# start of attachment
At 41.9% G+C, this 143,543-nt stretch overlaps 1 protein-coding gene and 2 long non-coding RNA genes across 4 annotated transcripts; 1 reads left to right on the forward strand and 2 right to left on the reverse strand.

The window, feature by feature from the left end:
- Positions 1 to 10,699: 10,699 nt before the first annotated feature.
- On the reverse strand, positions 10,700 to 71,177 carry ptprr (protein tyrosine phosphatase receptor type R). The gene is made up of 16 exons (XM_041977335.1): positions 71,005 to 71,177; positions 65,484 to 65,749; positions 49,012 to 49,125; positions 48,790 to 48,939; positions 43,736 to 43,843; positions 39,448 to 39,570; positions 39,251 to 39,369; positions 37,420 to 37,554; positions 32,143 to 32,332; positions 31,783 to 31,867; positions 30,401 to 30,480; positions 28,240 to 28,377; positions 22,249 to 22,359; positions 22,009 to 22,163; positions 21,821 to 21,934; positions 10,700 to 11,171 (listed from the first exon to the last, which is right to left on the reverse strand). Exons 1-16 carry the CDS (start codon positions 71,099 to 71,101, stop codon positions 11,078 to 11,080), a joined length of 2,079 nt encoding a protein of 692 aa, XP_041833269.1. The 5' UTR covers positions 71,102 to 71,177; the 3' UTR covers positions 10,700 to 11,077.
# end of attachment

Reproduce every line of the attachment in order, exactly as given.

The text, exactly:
At 41.9% G+C, this 143,543-nt stretch overlaps 1 protein-coding gene and 2 long non-coding RNA genes across 4 annotated transcripts; 1 reads left to right on the forward strand and 2 right to left on the reverse strand.

The window, feature by feature from the left end:
- Positions 1 to 10,699: 10,699 nt before the first annotated feature.
- On the reverse strand, positions 10,700 to 71,177 carry ptprr (protein tyrosine phosphatase receptor type R). The gene is made up of 16 exons (XM_041977335.1): positions 71,005 to 71,177; positions 65,484 to 65,749; positions 49,012 to 49,125; positions 48,790 to 48,939; positions 43,736 to 43,843; positions 39,448 to 39,570; positions 39,251 to 39,369; positions 37,420 to 37,554; positions 32,143 to 32,332; positions 31,783 to 31,867; positions 30,401 to 30,480; positions 28,240 to 28,377; positions 22,249 to 22,359; positions 22,009 to 22,163; positions 21,821 to 21,934; positions 10,700 to 11,171 (listed from the first exon to the last, which is right to left on the reverse strand). Exons 1-16 carry the CDS (start codon positions 71,099 to 71,101, stop codon positions 11,078 to 11,080), a joined length of 2,079 nt encoding a protein of 692 aa, XP_041833269.1. The 5' UTR covers positions 71,102 to 71,177; the 3' UTR covers positions 10,700 to 11,077.